We first visited the Birkenau (Auschwitz II) site. This was built after the Auschwitz camp and was used mainly as a death camp. The efficiency of the process of murder was almost maddening. The train tracks go right into the camp and stop at the gas chambers. Which allowed the Nazis to sort the people to one side (the barracks) or the other (The gas chambers) Birkenau has been kept almost completely intact and it was very easy to picture the living conditions of the prisoners
. We walked in the mud to the barracks where up to 8 people would sleep on one wooden bunk level. There were flowers and candles scattered throughout the camp and along the railway tracks, places there by tourists come to pay their respects. There were large groups of Israeli high schoolers with flowers and flags who all seemed shook up by the images around them. Although the gas chambers were partially destroyed by the retreating Germans, trying to cover their tracks at the end of the war, it was easy to see how they functioned and what they looked like when in use. Behind the gas chambers, the ash ponds still remain where they would dump the human ashes after incineration. The camp is huge and although it was filled with people walking about, the silence and stillness of the air was incredibly powerful and it seemed that no one could talk above a whisper. Over 1 million people were murdered here.
If Birkenau wasn't discouraging enough and if you aren’t too depressed to continue reading, we decided to visit the original Auschwitz camp which was just a few kms away. The placement of these camps appears very odd since they are almost directly in town and there are many buildings and houses around the camps. During the war many of these places were owned by Polish people who were thrown out of their houses for use of the Military Generals and men who worked and ran the camps
. Auschwitz has been modified into museums so it does not appear as eerie as Birkenau did. It is much smaller and the buildings are closer together. The gas chambers here are still intact and we were able to walk through the gas chamber into the incinerator room. Once again the efficiency of the process is frightening. Over 60,000 people died in this camp. We toured the barracks and discovered that each Barrack had been converted into museums representing various countries and their participation and loss caused by the Nazis during the war. The countries included were Poland, Britain, France, Italy and so many others. We decided to visit the Polish museum, which was probably the most extensive and informative. After reading about the ups and downs of the Polish people throughout World War II we had almost had too much. Although most of the writing was in Polish, the images were disturbing and the more important quotes and statements were translated.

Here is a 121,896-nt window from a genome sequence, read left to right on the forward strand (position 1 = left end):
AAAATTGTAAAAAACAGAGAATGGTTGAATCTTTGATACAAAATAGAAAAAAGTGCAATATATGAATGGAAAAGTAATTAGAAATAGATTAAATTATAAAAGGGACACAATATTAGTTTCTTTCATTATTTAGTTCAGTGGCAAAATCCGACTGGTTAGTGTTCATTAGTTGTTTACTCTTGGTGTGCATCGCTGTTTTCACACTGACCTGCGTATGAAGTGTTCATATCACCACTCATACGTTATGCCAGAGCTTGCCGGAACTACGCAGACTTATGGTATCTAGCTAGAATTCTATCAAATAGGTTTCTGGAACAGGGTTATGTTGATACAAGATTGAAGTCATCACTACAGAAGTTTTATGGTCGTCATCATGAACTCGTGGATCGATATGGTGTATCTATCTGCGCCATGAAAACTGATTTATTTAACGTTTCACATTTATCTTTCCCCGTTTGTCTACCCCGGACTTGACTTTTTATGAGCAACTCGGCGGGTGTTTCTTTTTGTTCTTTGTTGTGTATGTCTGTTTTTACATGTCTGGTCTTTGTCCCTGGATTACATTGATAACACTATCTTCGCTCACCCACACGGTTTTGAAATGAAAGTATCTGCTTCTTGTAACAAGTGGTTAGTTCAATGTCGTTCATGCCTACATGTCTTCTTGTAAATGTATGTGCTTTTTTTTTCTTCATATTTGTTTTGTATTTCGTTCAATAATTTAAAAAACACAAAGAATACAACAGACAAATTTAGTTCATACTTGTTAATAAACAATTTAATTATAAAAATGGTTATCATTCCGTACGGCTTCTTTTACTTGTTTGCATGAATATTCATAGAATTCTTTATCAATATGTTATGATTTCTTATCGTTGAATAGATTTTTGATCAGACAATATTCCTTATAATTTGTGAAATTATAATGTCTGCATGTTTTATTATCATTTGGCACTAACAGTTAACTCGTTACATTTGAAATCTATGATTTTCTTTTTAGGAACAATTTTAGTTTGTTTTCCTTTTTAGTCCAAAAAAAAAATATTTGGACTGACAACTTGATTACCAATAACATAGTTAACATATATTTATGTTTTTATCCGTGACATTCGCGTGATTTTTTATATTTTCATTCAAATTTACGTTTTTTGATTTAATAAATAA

Although we were starting to feel that we had enough for the day, we decided to visit Block 11, which was later named the Death Block. This was the prison inside the prison. People who tried to escape or broke the prison rules were placed here for punishment. There were standing cells, starvation cells and suffocation cells. Between block 10 and block 11 here was the execution wall were people would be brought out a shot. This wall was reconstructed after the war and during our visit was surrounded by flowers and candles
. Block 11 was also the site of medical experiments performed on ill prisoners. This is where the gas used to kill hundreds of thousands of people at Birkenau was discovered and first used. It is very hard to describe the way this place looked and felt but after that it was time for us to leave. We made one last stop at the exhibit of stuff. For me this was the most frightening and the biggest slap in the face of reality. We walked into a room filled from top to bottom with shoes. And then a room with brushes and combs as far as the eye could see. Unfortunately we weren’t able to take pictures but Chris did snap one of all the artificial limbs found after the closing of Auschwitz. The belongings of all these people piled all together…speechless.
Well that was the end of our visit even though there was much more to see and learn. We stopped for supper at a local restaurant and ate some delicious food then drove back in the rain to Krakow for as last nights sleep before our trip to Prague.
"Our greatest strength as a human race is our ability to acknowledge our differences, our greatest weakness is our failure to embrace them.
" Judith Henderson
“We must come to the point where we realize the concept of race is a false one. There is only one race, the human race.
” Dan Akroyd
It is hard to describe exactly how Auschwitz makes you feel because you know just talking about it will never do the justice of seeing it in person. Just the sight of it is fear-provoking and can leave you a little breathless. We drove the hour from Krakow to Oswiecim. Auschwitz was the name give to the city by the Nazis. Although the weather remained dull it was fortunately a nicer day and the sun peaked out of the clouds, slightly decreasing the bleakness of the concentration camp.